If there ever was an issue that ignites passions, drives heated debates and exposes the ugly underbelly of southern bigotry, it is Free Education in the North. Misunderstood, maligned and dismissed by its southern detractors as a giveaway to a bunch of freeloaders and undeserving recipients, the program, a brainchild of progressive southern politicians, continues to soldier on, meeting its original mandate of providing free education to thousands in the country's poorest regions.
In a jointly authored article, Review and Re-evaluate the Northern Free Education on Ghanaweb 5/5/14, Dr. Alex Anim Mensah and Jacqueline Anim advanced a narrative that was divisive, stale and frankly speaking, a head-scratcher.
Like other critics of the program before them, Mensah and Jacqueline chose an 'opportune' time – when a northerner is the sitting president -- to assail the program. Criticism of the program was strangely muted while Kufuour was in office. And not unexpected, the language employed by the authors is the all too familiar refrain frequently spouted by die-hard opponents of Free Education in the North.
In their piece, the authors questioned the integrity of the program, raised doubts about its goals, urged a complete revision and overhaul of the program and pleaded for its extension to include other equally impoverished regions in the south.
Well, while Alex and Jacqueline authors are entitled to their opinions, they are not entitled to facts and the fact is that the north was dealt a 'cruel hand' by British colonial administrators who marginalized the region and consigned it to the periphery of Ghanaian society by deliberately and callously neglecting to bring economic development to the area. Consequently, as the north stagnated, the south was opened up for education and economic transformation.
So, it follows that for decades after independence, while the north was the brawn of the nation, steadily providing labor for the farms and extractive industries situated in the south, southerners were the starched bureaucrats and snotty office clerks in the ministries and at other government agencies in the country.
In their vain attempt to tar a laudable program, Alex and Jacqueline glossed over the huge economic disparities between the north and the south, gaps that actually compelled various Ghanaian administrations to initiate policies and create programs to help develop the north.
Equally perplexing was the authors' mistaken assumption that Free Education in the North has outlived its usefulness just because there is a burgeoning northern middle class. This is pure nonsense. The program is still vital for a variety of reasons. For one thing, according to the United Nations Development Program, while 70 percent of all school age children are enrolled in primary schools nationally, in the northern region the rate is just 50 percent and the Upper West and Upper East only 51 percent and 56 percent respectively.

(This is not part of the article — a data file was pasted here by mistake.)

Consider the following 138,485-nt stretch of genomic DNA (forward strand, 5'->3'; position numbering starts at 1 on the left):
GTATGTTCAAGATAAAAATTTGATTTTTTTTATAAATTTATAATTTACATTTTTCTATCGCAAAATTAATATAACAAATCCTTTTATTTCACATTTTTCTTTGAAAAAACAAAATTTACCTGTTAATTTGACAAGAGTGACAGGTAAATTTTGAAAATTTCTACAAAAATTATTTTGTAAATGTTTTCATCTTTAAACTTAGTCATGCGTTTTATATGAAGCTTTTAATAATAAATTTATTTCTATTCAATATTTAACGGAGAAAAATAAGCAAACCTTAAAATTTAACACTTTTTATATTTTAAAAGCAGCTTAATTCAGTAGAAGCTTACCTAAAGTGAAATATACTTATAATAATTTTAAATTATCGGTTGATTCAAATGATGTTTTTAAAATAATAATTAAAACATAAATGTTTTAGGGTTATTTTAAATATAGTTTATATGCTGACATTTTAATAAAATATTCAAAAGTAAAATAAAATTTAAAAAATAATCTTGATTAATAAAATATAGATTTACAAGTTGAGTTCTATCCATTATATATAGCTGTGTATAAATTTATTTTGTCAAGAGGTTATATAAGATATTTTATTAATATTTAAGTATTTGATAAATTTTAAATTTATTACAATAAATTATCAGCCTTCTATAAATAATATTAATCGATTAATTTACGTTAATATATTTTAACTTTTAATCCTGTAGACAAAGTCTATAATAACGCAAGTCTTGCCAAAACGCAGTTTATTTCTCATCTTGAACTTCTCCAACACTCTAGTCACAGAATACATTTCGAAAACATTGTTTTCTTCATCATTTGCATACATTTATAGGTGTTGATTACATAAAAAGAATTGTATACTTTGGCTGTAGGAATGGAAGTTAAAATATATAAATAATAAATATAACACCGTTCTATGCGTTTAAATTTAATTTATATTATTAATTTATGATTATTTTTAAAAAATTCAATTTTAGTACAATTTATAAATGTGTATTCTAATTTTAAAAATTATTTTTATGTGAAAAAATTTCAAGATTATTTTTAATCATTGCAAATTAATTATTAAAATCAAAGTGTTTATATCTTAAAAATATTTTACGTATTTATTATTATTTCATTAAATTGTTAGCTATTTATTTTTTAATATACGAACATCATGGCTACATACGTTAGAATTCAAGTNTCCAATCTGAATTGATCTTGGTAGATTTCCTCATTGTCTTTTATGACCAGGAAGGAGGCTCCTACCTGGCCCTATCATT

More crucially, the wealth gap between the south and north has not been narrowed despite laudable government initiatives over the decades to promote economic development in the three northern regions. In fact, the disparity has worsened as the regions remain trapped in unrelenting poverty.
Though Ghana's robust economy growth in the last two decades was roundly praised by many around the world for helping to reduce poverty from 52 percent to 29 percent, a UNDP's Ghana Human Development Report emphatically stated that the three northern regions “still harbor the poorest of the poor.”
The report also pointed out that the incidence of poverty in the area over the same period declined slightly from 63 percent to 52 percent. In the Upper West, poverty remained at 85 percent while in the Upper East it actually increased from 67 percent to 70 percent.
The UNDP's data grim as it is, reaffirms what some of us have been writing about for years; that poverty in the north is not an abstraction, but a real thing, existing in a real context with a real history, all of which makes me wonder why some of our southern brethren still continue to agitate against free education in the north.
One thing critics of free education in the north inexplicably fail to grasp is that economic development in the north is stymied by its distance from the ports, roads, railways, markets and industrial centers and fertile farming areas that have helped stimulate greater economic and human development in Southern Ghana.
And let us be clear-eyed here; correcting a historical wrong takes an undetermined period, requiring sustained effort and commitment from all interested parties. Free education in the northern region is small consolation for the marginalization and neglect that were visited on the area by colonial administrators and post-independence Ghanaian governments.